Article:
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Updated: February 27, 2014 01:35 IST

Politicking on capital punishment

Garimella Subramaniam
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None of the parties that endorsed the move to release the seven convicts has come out on the larger controversy over the abolition of capital punishment in India

Under very different circumstances, the European Court of Human Rights 2013 verdict — that whole-life sentences without review and the prospect of release amounted to cruel and degrading punishment — might have been cited enthusiastically in support of the Tamil Nadu government’s bid to release the seven convicts in the Rajiv Gandhi assassination case. But it is hard to attribute noble motives of respect for human rights standards in a case where the remission of a life sentence was announced within hours of the commutation of the death sentence against three of them. On the contrary, such a hurried move raises a legitimate concern that the potential implications of the step for other cases may not have been factored into this politically calculated decision.

None of the parties that initiated or endorsed the move to secure the release of the seven convicts has categorically come out on the larger controversy over the abolition of capital punishment in India. At the very least, such an intervention in that more fundamental debate in all these 16 years might have pushed the country towards the establishment of a moratorium on executions. That would have earned a reprieve for scores of convicts who languish in jails around the country and not just these seven who have been incarcerated for 23 long years and, three of them spending 16 years on death row. But a reference to respect for the sentiments of the Tamils and the views of political leaders is all that is contained in the 2011 Tamil Nadu Assembly resolution seeking the commutation of the death sentences against Murugan, Santhan and Perarivalan.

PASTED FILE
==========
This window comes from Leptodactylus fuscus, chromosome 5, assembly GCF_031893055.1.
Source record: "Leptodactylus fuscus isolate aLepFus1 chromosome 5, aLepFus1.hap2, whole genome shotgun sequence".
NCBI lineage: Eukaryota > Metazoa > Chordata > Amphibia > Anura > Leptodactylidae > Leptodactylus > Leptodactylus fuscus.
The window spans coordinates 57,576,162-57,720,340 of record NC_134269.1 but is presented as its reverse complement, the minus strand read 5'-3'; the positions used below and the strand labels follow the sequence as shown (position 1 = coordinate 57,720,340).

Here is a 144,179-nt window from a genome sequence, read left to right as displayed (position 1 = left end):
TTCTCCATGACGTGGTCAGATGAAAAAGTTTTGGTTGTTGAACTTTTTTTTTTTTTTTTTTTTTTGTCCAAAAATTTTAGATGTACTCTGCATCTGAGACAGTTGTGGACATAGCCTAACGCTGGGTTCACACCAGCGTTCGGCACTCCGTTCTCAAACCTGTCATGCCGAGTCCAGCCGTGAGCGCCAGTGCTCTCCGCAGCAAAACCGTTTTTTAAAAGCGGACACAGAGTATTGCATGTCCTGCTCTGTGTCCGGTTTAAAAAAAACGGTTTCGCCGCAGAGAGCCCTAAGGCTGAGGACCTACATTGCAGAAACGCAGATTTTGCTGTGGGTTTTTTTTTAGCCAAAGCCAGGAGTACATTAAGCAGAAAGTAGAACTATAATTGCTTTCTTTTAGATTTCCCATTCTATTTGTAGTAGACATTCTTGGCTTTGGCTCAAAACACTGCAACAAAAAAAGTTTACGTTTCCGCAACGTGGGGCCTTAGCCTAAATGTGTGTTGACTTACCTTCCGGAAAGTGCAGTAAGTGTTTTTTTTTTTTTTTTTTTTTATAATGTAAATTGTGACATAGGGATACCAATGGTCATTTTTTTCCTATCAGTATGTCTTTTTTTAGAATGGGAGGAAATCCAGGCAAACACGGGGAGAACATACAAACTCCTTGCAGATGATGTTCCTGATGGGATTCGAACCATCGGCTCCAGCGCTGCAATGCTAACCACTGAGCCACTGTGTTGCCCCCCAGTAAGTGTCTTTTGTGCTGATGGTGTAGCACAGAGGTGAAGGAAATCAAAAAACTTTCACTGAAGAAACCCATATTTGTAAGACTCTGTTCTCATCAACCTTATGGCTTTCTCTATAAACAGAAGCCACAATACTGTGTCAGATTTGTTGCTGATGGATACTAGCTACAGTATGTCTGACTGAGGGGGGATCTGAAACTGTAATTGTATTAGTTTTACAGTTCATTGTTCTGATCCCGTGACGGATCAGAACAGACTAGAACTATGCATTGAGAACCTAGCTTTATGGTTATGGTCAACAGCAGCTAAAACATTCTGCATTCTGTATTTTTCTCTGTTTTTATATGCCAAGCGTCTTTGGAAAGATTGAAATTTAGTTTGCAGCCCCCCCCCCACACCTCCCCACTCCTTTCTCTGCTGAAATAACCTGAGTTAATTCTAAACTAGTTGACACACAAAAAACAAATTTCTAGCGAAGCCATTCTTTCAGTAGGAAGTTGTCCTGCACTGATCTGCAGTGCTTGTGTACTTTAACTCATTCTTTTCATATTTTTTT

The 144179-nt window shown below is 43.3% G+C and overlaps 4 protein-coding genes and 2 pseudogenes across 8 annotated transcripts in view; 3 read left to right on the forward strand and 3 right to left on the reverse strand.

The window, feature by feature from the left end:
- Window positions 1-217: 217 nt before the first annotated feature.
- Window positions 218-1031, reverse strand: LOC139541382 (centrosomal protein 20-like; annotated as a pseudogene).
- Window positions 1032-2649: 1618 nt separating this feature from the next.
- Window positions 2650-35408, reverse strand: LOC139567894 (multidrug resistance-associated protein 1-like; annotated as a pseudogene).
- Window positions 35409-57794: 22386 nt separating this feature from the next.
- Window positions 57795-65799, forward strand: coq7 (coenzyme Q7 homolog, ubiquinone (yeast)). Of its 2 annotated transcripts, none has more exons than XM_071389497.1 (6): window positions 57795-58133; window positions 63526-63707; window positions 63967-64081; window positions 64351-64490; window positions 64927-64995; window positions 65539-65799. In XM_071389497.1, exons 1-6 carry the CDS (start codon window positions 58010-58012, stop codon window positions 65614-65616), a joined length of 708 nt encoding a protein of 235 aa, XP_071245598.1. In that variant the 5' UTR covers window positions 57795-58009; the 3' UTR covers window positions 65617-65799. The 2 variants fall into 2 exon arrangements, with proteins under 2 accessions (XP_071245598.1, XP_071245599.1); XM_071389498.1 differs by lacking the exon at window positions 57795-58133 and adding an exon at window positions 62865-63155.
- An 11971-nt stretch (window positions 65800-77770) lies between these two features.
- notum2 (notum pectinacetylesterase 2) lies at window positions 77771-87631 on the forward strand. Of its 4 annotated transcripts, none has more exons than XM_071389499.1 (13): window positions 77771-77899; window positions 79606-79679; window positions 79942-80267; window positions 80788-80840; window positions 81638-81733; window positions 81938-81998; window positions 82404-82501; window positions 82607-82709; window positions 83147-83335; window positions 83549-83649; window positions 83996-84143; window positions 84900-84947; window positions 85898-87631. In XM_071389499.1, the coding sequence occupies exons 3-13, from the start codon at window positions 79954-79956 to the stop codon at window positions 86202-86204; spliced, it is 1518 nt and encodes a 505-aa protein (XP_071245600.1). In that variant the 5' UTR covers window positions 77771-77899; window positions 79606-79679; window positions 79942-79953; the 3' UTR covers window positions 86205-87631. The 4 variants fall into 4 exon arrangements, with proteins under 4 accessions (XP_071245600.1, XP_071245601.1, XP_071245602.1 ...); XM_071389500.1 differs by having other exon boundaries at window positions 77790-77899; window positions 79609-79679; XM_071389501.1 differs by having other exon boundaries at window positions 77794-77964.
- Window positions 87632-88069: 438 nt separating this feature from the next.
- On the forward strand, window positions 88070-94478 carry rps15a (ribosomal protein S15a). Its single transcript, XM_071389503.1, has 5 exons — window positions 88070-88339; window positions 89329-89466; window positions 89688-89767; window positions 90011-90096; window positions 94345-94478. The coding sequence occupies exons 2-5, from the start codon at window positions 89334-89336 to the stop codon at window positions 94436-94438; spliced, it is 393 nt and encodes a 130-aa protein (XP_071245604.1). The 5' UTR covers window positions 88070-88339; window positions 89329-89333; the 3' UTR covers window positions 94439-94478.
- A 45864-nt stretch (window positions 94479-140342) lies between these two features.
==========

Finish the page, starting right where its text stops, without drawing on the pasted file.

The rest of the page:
Marginalised issue

The larger question of the resort to capital punishment is but a part of the continuing saga of competitive (and at times communal) politics that vitiates the debate over resolving the vexed issue of extraordinary delays in the disposal of mercy petitions. Unsurprisingly, but ironically, the question of the abolition of capital punishment from the statute has remained at best marginal, even as the appeal from various political parties for clemency for the death row population has invoked principles of humane and humanitarian law.

To be sure, selective appeals for the commutation of death sentences do bring reprieve for individual convicts. But when orchestrated with an eye on partisan political ends, questions of a fundamental nature, namely the arbitrariness and the retributive character of this barbaric punishment are seldom addressed. Similarly, the inconsistency between the state’s power to take an individual’s life — a defining aspect of capital punishment — and the inviolability of the constitutionally-ordained right of every person to his life, are entirely irrelevant to pleas from political parties to secure reprieve for particular convicts. In contrast are the clemency petitions pursued by civil rights organisations such as the People’s Union for Civil Liberties. Pleas from a human rights standpoint typically foreground the extenuating circumstances of the convict, an area the Supreme Court has elaborated and steadily expanded over the decades, besides invoking the broader objectives of criminal jurisprudence mentioned above.